E: Since last we’ve mentioned this show, the number of cheftestants (M: Argh!! Stop saying that!) has gone down to 10, and the level of drama has gone up. Some seasons on Top Chef, it’s hard to say who the winner might be. This year, however, there are four very clear contenders, and a whole lot of cannon fodder. Now it’s always possible that someone could surprise us, but thus far these 4 contestants have uniformly made brilliant dishes for each and every challenge.
Kevin Gillespie – a James Beard finalist, this genial bearded Southerner created the first dish in the history of the show that head judge Tom Collichio loved so much he had to make his own version of it. (Bacon jam, in case you were wondering.)
Jennifer Carroll – She runs a restaurant for Eric Ripert. Do I need to say more?
Brian Voltaggio – 3 elimination challenge wins say he’s the man to beat.
Mike Voltaggio – so, fine, he doesn’t know how to properly cook cactus. I still think he’s a huge threat. His Michelin star backs me up.
Between them these four have won every challenge but the last two quickfires. There was Robin’s salad and apple crisp win, but I think the rest of the cast would braise themselves to death if she managed to make the finale. The other was the cactus quickfire taken by Mike Isabella. I’m not including him with the top four, despite several good finishes, because he’s also been on the bottom several times. And possibly because he’s a complete sexist ass and I would be spitting mad if the man won.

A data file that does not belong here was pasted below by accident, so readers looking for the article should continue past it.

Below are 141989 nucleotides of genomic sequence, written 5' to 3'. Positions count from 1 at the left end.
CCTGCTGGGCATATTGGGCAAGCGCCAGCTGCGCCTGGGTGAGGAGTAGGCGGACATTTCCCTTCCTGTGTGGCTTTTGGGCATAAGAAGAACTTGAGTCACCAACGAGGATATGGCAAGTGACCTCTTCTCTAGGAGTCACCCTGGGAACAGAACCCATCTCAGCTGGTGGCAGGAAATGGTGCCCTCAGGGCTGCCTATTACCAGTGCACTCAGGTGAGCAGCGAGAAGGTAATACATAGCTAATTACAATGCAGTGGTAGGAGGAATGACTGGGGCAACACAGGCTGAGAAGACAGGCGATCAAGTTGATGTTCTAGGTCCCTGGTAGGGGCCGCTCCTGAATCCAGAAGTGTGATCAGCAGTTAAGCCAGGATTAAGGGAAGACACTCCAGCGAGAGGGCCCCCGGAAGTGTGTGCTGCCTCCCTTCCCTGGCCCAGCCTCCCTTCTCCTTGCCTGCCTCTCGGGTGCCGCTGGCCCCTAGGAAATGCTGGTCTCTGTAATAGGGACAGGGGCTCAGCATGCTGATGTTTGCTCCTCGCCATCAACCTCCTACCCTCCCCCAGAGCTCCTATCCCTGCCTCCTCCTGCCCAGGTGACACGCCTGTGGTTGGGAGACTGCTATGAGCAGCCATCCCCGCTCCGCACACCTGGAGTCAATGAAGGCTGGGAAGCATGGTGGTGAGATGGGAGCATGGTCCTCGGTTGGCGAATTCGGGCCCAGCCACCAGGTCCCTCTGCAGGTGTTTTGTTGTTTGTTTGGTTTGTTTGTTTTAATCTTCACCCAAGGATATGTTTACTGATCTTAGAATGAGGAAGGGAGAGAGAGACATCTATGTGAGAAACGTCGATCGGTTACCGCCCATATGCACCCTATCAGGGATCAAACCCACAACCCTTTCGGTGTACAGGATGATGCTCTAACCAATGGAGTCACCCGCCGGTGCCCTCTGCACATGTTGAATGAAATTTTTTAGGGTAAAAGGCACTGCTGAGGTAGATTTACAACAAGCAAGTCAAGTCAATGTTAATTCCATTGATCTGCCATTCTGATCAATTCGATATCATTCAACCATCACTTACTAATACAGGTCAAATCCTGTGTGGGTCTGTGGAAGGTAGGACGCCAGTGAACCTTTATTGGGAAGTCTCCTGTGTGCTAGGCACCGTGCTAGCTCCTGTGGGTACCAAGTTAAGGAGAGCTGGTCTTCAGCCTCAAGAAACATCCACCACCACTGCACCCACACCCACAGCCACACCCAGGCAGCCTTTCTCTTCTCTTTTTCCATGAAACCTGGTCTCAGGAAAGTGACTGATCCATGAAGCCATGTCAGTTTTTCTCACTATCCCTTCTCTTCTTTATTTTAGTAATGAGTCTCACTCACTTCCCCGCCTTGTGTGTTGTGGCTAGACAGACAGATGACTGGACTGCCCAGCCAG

M: I actually find his arrogance and cockiness really entertaining, only because he doesn’t seem to realize how much of an idiot he is. That said, I think you’re right on with the top four. I like a few of the other contestants, like Eli Kershtein, who was worried that being forced to sleep in a tent last week will make his girlfriend think that he’ll go camping with her, but the above four are clearly the cream of the crop. (E: Really? I find him rather mean spirited. Although I do love that he and Kevin “bond on a fat kid level”. M: I don’t find him mean spirited most of the time, and he seems to make food that’s really good, just not quite to the level of the top four) I have really enjoyed watching Kevin’s humble and jovial approach, the competition between the Voltaggio brothers, and Jen, who is a total take charge, don’t-take-any-$#@!-from-anyone badass. (E: Yet also very soft spoken out of the kitchen, even goofy – funny, that. I love that even food she was horrified to serve makes the judges favorites. She’s very hard on herself, that one.)
And for those who do not regularly watch the show, a few things to note about E’s above comments:
- The James Beard Awards are awarded annually to chefs in several categories, from best chef to rising star, and so on.
- Eric Rippert is a world renowned French chef, currently based in New York
- Michelin Stars are awarded VERY sparingly by the Michelin (yes, that Michelin) Guide, which was started by the brothers that started the tire company to let people know where they could stop for gas and for good food, in France. It has since spread across the world, and awards no, one, two or three stars to restaurants in the cities it reviews. As an example of how tough it is to get a Michelin star, last year in Tokyo less than 0.1% of all restaurants in the city received any stars. In New York only 4 restaurants received the full three stars. Its a very big deal to restaurants, and chefs, to receive a star.